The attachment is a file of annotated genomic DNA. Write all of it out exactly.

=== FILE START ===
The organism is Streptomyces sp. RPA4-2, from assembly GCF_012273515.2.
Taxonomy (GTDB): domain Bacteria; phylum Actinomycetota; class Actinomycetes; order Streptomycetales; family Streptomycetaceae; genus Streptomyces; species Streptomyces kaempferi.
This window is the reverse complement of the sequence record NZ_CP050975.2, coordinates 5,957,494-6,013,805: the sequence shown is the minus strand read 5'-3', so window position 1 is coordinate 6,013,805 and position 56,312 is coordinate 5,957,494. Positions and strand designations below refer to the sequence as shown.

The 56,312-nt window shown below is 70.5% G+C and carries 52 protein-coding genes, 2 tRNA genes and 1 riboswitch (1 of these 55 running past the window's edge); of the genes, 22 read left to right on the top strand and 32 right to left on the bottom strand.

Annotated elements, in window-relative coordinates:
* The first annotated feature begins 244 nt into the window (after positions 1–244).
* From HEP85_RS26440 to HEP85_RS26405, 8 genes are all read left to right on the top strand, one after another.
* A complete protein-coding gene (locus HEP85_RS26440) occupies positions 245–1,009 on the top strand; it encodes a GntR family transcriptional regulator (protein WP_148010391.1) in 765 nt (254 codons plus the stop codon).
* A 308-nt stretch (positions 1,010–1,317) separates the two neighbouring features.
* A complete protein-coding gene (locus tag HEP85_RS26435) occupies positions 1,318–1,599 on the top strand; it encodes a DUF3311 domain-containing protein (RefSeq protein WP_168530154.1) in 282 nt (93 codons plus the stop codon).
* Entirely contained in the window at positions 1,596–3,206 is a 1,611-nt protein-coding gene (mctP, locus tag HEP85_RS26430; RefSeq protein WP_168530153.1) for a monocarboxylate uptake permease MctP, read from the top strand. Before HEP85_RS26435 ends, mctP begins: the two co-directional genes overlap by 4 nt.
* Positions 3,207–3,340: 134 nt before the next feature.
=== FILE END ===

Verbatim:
The organism is Streptomyces sp. RPA4-2, from assembly GCF_012273515.2.
Taxonomy (GTDB): domain Bacteria; phylum Actinomycetota; class Actinomycetes; order Streptomycetales; family Streptomycetaceae; genus Streptomyces; species Streptomyces kaempferi.
This window is the reverse complement of the sequence record NZ_CP050975.2, coordinates 5,957,494-6,013,805: the sequence shown is the minus strand read 5'-3', so window position 1 is coordinate 6,013,805 and position 56,312 is coordinate 5,957,494. Positions and strand designations below refer to the sequence as shown.

The 56,312-nt window shown below is 70.5% G+C and carries 52 protein-coding genes, 2 tRNA genes and 1 riboswitch (1 of these 55 running past the window's edge); of the genes, 22 read left to right on the top strand and 32 right to left on the bottom strand.

Annotated elements, in window-relative coordinates:
* The first annotated feature begins 244 nt into the window (after positions 1–244).
* From HEP85_RS26440 to HEP85_RS26405, 8 genes are all read left to right on the top strand, one after another.
* A complete protein-coding gene (locus HEP85_RS26440) occupies positions 245–1,009 on the top strand; it encodes a GntR family transcriptional regulator (protein WP_148010391.1) in 765 nt (254 codons plus the stop codon).
* A 308-nt stretch (positions 1,010–1,317) separates the two neighbouring features.
* A complete protein-coding gene (locus tag HEP85_RS26435) occupies positions 1,318–1,599 on the top strand; it encodes a DUF3311 domain-containing protein (RefSeq protein WP_168530154.1) in 282 nt (93 codons plus the stop codon).
* Entirely contained in the window at positions 1,596–3,206 is a 1,611-nt protein-coding gene (mctP, locus tag HEP85_RS26430; RefSeq protein WP_168530153.1) for a monocarboxylate uptake permease MctP, read from the top strand. Before HEP85_RS26435 ends, mctP begins: the two co-directional genes overlap by 4 nt.
* Positions 3,207–3,340: 134 nt before the next feature.